Review: ‘Firewatching’ by Russ Thomas


A body is found bricked into the walls of a house. From the state of the hands, it’s clear the dead man was buried alive. Soon, the victim is linked to an old missing person’s case and DS Adam Tyler is called.

As the sole representative of South Yorkshire’s Cold Case Review Unit, Tyler recognises his role for what it is – a means of keeping him out of the way following an ‘incident’. When this case falls in his lap, he grabs the opportunity to fix his stagnating career.

And then Tyler discovers he has a connection to the case that hopelessly compromises him. He makes the snap decision not to tell his superiors, certain that he and only he can solve the crime. But now Tyler must move carefully to find out the truth, without destroying the case or himself.

Meanwhile, someone in the city knows exactly what happened to the body. Someone who is watching Adam closely. Someone with an unhealthy affinity with fire. . .

Ok, so if the summary above didn’t entice you (it really should have, by the way), here’s why you should read ‘Firewatching‘ by Russ Thomas:

Firewatching introduces us to a fresh new take on the police procedural, featuring an original protagonist. For me, hinting at Tyler’s backstory while racing to stop more deaths, felt really natural and kept a realistic balance to the story. Thomas’s writing is taut and compulsive, hitting the right balance of plot and visceral descriptions.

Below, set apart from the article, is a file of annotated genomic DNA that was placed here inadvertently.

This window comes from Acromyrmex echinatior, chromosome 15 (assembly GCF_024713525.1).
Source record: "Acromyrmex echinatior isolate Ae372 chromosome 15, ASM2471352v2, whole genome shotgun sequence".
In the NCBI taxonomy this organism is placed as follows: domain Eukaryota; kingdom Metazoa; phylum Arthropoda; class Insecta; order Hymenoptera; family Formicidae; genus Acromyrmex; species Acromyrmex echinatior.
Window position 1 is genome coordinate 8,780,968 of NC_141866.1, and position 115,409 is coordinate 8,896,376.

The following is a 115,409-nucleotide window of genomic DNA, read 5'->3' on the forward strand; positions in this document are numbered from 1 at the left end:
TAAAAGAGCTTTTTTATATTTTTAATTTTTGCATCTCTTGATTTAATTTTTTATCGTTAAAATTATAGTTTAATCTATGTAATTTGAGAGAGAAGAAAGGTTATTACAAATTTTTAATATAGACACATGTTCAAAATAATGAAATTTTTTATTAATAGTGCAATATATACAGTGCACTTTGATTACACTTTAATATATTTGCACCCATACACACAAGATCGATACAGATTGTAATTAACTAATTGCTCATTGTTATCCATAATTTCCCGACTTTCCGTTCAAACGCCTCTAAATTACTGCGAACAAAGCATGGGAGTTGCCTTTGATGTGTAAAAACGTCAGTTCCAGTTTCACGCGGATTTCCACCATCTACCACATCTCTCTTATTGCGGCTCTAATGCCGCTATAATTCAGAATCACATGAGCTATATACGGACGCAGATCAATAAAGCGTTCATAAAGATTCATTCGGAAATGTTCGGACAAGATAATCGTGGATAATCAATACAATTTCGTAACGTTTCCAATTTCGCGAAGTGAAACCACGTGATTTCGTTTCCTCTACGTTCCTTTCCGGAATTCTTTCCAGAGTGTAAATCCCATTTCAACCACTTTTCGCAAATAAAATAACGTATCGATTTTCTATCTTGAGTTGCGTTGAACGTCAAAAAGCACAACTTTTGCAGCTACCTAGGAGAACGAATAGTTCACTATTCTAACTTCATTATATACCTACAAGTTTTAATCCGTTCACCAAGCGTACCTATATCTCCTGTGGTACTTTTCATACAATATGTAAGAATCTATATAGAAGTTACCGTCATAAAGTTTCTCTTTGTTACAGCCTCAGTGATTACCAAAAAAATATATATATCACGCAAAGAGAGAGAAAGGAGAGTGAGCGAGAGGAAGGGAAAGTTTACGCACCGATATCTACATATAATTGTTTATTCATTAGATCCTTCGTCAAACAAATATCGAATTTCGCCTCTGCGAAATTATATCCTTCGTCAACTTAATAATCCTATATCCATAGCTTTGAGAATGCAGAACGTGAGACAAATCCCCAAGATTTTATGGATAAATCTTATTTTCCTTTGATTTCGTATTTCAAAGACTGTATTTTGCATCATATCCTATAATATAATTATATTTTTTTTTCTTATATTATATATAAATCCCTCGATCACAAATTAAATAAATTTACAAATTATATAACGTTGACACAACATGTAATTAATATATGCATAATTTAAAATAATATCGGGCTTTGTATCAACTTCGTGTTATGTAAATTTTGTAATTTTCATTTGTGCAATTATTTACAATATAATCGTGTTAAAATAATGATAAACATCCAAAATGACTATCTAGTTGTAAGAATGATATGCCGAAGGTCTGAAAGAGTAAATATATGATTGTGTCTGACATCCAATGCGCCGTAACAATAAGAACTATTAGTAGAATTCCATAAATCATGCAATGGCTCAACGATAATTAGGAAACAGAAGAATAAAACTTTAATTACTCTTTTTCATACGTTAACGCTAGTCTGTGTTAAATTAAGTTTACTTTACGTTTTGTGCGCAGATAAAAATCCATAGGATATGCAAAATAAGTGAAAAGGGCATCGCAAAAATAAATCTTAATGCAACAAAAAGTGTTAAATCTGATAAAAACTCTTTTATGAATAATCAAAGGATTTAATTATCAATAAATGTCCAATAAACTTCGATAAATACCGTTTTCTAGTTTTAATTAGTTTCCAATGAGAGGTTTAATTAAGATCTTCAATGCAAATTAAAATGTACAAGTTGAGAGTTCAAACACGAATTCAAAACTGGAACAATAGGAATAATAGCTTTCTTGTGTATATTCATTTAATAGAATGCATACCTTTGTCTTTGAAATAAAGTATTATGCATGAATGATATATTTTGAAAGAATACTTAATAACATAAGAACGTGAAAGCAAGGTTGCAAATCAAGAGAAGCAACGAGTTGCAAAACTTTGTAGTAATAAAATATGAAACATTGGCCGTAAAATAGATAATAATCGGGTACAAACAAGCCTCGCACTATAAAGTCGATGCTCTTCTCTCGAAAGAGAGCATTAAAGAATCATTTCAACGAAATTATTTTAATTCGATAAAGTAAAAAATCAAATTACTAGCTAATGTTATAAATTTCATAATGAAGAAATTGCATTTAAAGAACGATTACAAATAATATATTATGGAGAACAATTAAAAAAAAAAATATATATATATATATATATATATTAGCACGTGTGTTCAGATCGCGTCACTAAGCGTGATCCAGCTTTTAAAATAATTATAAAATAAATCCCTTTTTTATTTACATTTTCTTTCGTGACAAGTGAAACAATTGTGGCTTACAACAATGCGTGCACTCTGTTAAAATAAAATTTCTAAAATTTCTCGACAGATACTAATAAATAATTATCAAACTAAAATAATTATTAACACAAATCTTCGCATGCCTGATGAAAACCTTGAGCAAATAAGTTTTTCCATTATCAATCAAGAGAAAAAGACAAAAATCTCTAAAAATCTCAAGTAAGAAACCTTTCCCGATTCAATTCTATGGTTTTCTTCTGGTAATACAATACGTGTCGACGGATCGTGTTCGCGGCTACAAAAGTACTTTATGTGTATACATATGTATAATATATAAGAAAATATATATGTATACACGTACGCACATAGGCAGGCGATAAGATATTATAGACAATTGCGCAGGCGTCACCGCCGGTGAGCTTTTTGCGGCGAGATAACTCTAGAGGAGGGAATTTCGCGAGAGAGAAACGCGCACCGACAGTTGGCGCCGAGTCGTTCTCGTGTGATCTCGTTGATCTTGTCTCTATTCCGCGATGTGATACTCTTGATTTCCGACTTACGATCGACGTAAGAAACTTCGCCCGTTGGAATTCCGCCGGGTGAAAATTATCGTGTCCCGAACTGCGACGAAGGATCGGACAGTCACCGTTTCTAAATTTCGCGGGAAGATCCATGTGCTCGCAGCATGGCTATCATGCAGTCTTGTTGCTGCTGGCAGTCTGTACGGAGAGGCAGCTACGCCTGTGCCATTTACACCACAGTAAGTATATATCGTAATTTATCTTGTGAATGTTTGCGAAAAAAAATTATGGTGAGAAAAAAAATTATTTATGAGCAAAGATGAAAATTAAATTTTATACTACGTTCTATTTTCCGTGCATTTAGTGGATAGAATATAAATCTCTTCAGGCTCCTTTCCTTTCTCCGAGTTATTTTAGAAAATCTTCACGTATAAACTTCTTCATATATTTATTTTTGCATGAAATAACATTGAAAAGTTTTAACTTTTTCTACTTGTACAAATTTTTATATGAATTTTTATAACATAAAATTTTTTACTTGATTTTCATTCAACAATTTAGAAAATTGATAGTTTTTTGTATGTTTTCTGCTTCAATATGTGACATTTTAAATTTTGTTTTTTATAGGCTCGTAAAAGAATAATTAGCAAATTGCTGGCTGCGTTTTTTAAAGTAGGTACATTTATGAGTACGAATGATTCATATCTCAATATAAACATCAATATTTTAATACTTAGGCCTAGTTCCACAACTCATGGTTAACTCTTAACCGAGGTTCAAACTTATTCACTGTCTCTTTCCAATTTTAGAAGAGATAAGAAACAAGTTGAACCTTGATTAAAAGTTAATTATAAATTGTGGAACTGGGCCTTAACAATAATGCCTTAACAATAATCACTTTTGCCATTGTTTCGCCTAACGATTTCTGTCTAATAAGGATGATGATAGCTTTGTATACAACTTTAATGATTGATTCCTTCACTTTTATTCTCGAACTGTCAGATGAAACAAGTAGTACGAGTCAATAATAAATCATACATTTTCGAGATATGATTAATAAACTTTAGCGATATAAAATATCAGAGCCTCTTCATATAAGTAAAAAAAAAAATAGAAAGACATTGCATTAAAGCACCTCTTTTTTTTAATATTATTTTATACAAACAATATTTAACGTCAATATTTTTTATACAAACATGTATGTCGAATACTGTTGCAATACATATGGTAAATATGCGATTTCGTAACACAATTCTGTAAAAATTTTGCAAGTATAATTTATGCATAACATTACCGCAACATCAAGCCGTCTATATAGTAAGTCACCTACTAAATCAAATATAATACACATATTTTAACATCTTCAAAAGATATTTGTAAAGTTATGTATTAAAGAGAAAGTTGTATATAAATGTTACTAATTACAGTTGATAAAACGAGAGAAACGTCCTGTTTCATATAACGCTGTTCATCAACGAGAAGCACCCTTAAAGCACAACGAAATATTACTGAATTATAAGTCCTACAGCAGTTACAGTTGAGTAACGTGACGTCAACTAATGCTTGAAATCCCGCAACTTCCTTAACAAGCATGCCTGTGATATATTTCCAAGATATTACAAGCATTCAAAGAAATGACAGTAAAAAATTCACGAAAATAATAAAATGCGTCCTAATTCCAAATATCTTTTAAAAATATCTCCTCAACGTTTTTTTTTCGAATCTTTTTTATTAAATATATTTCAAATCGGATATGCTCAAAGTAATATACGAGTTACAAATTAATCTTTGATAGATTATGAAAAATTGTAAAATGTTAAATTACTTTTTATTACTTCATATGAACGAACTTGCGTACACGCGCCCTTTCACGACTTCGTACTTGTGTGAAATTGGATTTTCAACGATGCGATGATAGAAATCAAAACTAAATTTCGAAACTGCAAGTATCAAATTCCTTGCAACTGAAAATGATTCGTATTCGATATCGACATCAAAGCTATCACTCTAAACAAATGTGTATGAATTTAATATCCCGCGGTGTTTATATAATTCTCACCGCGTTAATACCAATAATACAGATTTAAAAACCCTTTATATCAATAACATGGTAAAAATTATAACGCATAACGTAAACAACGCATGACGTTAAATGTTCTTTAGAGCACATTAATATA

The plot is strengthened by the cast of characters, particularly Lily who can’t remember the secret she’s keeping on account of the dementia that’s ravaging her mind. The characterisation in ‘Firewatching‘ is absolutely perfect, with Thomas portraying Lily’s dementia accurately and sensitively.

Thomas pulls the reader in and creates empathy for his protagonist by laying bare the bigotry that Tyler faces regularly. By pairing Adam with PC Rabbani, Thomas is also able to explore institutionalised racism. Again, he does this with a light touch that leaves the reader in no doubt about the difficulties these officers have to deal with – and that’s before you factor in the crimes they’re investigating.

The descriptions of the arsons are terrifyingly real and, while the person responsible taunts the police with cryptic blog posts, readers are presented with the sense of the urgency felt by Tyler and his colleagues.

If you’re looking for original characters, a strong plot and vivid descriptions, ‘Firewatching‘ is the novel for you! I can’t wait to read ‘Nighthawking‘, the next in the DS Adam Tyler series.

Vic x

2 responses to “Review: ‘Firewatching’ by Russ Thomas

  1. A brilliant write up – I agree with every word. What a fantastic book!

  2. Pingback: Review: #Nighthawking by @thevoiceofRuss | elementaryvwatson

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